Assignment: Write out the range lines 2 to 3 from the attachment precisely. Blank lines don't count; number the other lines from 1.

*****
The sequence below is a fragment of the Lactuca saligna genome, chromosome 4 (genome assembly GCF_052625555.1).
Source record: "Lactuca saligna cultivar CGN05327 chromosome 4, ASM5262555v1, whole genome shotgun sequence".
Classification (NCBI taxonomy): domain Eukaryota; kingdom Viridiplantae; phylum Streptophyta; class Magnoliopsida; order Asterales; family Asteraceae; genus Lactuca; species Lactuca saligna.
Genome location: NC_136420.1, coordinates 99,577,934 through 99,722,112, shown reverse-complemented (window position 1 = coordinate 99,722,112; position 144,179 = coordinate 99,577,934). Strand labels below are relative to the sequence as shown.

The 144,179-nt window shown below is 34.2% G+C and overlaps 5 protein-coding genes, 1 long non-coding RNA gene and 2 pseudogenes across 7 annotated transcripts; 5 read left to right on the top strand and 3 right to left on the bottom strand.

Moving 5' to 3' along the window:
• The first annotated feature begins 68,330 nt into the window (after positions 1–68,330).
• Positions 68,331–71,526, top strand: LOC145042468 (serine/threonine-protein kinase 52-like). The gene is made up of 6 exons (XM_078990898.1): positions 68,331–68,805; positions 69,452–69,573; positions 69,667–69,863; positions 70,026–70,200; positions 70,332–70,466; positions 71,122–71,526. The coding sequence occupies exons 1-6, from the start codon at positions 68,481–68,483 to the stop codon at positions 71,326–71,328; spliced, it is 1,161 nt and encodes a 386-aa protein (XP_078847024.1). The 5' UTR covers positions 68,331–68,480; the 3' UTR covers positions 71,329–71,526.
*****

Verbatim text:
Source record: "Lactuca saligna cultivar CGN05327 chromosome 4, ASM5262555v1, whole genome shotgun sequence".
Classification (NCBI taxonomy): domain Eukaryota; kingdom Viridiplantae; phylum Streptophyta; class Magnoliopsida; order Asterales; family Asteraceae; genus Lactuca; species Lactuca saligna.